Is Interpersonal Therapy CBT?

There are so many different kinds of therapy, it’s no wonder it’s confusing to some people. Interpersonal therapy is one of the types of therapy you hear about. But is CBT, cognitive behavioral therapy, the same thing?

Here’s what I know from seeing a few therapists over many years:

Interpersonal therapy is not cognitive behavioral therapy. While both are forms of psychotherapy, interpersonal therapy is specifically for treating depression, but focuses on the person’s relationships and communication skills, whereas CBT focuses on changing behaviors and thoughts to treat a wide variety of issues.

But it’s not quite that simple.

There are so many different types of therapy, and so many different education levels and experience levels of the practitioners who offer these therapies.

So in this article, we’re exploring all of that and more. Let’s get into it.

What is the difference between cognitive behavioral therapy and interpersonal therapy?

Cognitive-behavioral therapy is rooted in the idea that psychological issues are rooted in poor choices and behaviors, and that if we change those choices and behaviors, improvement follows. Interpersonal therapy, by comparison, is used specifically for depression and focuses on our relationships as the cause.

So they aren’t the same thing.

Interpersonal therapy follows the train of thought that it is our interpersonal relationships that steer us in the right or wrong directions. Not that that makes it other people’s fault if we aren’t where we want to be.

After all, we are in charge of who is in our lives and what level of power we give them over us.

Is cognitive-behavioral therapy a form of psychotherapy?

Yes, cognitive behavioral therapy is a type of psychotherapy. With CBT, we get to examine our beliefs, choices, and actions. And the idea is that simply by changing those things, we can change the outcome of our life.

And as with most things, if we simply and actively practice doing and saying different things, even if it feels foreign at first, it will become a habit.

Then, we can begin to see and feel real change.

What does interpersonal therapy focus on?

In short, interpersonal therapy focuses on treating depression specifically by helping the person being treated learn to communicate more effectively with others and learn to set healthy boundaries.

And interpersonal therapy has fantastic results!

It’s been shown to be just as effective as medication in treating the symptoms of depression. (source). While the person may well come out of therapy with a different point of view of the people in their lives, ultimately with the symptoms of depression reduced, most people find their relationships with others much improved.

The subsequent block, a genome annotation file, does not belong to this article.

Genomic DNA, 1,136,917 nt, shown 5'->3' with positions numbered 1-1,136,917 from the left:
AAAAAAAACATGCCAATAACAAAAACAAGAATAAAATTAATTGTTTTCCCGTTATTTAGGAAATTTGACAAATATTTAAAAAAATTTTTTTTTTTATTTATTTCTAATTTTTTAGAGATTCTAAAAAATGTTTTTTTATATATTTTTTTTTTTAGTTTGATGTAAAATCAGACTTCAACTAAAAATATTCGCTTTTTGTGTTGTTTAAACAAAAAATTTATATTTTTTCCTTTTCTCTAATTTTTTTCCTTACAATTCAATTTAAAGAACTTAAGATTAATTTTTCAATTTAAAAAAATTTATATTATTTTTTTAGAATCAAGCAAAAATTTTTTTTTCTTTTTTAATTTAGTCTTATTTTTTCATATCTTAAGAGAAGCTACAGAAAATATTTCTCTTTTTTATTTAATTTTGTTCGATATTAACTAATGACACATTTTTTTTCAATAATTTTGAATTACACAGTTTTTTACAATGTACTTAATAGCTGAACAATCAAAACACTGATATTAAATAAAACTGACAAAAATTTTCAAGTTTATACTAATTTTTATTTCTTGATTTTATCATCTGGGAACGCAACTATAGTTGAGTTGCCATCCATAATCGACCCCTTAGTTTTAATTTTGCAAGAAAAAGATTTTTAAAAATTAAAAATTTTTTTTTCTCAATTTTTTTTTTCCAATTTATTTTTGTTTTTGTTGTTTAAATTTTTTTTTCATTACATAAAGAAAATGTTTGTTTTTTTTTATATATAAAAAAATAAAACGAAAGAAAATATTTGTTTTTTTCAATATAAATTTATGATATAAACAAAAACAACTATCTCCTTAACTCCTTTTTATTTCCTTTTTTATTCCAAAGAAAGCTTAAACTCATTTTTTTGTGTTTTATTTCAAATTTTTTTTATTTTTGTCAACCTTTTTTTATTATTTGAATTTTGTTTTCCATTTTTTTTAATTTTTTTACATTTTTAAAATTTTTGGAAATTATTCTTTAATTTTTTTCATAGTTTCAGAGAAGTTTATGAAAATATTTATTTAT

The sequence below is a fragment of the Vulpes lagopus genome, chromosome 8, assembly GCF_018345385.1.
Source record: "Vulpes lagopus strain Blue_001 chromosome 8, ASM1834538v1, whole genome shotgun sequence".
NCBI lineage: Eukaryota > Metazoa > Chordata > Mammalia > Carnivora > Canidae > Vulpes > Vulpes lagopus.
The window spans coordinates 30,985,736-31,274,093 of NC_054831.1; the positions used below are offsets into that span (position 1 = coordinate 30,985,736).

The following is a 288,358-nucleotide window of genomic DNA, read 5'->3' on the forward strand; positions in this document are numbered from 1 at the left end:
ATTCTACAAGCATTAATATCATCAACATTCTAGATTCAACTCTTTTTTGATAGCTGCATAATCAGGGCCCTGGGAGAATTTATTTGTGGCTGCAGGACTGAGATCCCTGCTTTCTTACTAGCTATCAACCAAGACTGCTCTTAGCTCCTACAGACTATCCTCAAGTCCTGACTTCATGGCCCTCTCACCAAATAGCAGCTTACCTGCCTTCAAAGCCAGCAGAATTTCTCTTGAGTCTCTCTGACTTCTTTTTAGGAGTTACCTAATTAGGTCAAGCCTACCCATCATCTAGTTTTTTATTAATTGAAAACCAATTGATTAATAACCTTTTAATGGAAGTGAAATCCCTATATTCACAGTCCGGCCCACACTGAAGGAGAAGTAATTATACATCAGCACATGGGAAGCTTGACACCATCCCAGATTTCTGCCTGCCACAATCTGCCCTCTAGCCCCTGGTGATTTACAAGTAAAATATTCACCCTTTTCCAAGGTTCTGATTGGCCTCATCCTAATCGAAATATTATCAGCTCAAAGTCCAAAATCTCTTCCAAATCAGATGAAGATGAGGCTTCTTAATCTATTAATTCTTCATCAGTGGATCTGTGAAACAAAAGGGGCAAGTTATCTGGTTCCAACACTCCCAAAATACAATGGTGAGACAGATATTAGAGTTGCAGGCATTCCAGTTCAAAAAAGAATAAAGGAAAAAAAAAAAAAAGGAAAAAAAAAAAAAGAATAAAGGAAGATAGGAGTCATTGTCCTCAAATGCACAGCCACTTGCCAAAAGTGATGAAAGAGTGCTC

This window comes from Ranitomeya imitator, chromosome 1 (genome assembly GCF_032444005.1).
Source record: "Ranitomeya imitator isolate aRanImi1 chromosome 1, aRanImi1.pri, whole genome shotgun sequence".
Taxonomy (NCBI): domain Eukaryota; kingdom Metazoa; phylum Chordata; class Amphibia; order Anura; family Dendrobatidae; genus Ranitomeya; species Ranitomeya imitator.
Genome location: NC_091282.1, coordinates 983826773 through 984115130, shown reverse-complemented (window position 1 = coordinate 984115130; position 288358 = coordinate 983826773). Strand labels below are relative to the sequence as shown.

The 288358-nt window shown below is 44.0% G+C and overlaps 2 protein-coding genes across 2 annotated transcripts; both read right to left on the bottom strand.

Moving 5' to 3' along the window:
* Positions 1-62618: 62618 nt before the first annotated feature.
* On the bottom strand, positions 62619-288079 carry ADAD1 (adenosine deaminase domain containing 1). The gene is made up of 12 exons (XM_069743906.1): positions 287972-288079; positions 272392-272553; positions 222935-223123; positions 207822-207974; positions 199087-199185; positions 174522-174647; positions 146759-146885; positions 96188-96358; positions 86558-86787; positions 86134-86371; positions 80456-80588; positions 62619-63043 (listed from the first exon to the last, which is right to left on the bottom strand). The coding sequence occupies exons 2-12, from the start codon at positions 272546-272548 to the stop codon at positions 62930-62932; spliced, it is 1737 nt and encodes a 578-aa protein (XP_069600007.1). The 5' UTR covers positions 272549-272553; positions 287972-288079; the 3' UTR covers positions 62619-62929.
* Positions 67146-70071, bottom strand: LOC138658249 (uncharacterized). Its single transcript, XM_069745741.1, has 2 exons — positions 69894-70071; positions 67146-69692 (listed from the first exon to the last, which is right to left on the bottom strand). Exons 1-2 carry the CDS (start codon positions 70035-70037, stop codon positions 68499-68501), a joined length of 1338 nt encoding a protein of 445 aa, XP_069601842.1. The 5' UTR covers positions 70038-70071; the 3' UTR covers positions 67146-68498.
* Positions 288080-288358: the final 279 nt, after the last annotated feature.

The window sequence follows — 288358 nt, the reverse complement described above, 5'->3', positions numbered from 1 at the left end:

Learn more about interpersonal therapy and how it can help you over at BetterHelp.

What is the best type of psychotherapy?

The best therapy is the one where you have a connection with the therapist, and they have the education and experience to help you navigate your life and challenges.  So the therapist is ultimately more important than the type.

So personally, I have always preferred psychologists with a PH.D. as that means they have a significant amount of experience compared to those with Bachelor’s or Master’s degrees.

But I’ve met and worked with a few who didn’t have the doctorate who was still great.

So ultimately, whether you choose CBT, interpersonal therapy, or Psychodynamic therapy, focus on finding a therapist who makes you feel comfortable, and with whom you will be able to speak freely.

Final Thoughts

So we took a deep look at CBT, cognitive behavioral therapy, and interpersonal therapy.

We explored their similarities as well as some key differences. After all, while there are some correlations between the two, they really are fairly different.

Ultimately, any therapy is better than none, and finding the right therapist is often more important than the type of therapy they offer.

Jeff Campbell

Jeff Campbell is a father, martial artist, budget-master, Disney-addict, musician, and recovering foodie having spent over 2 decades as a leader for Whole Foods Market. Click to learn more about me

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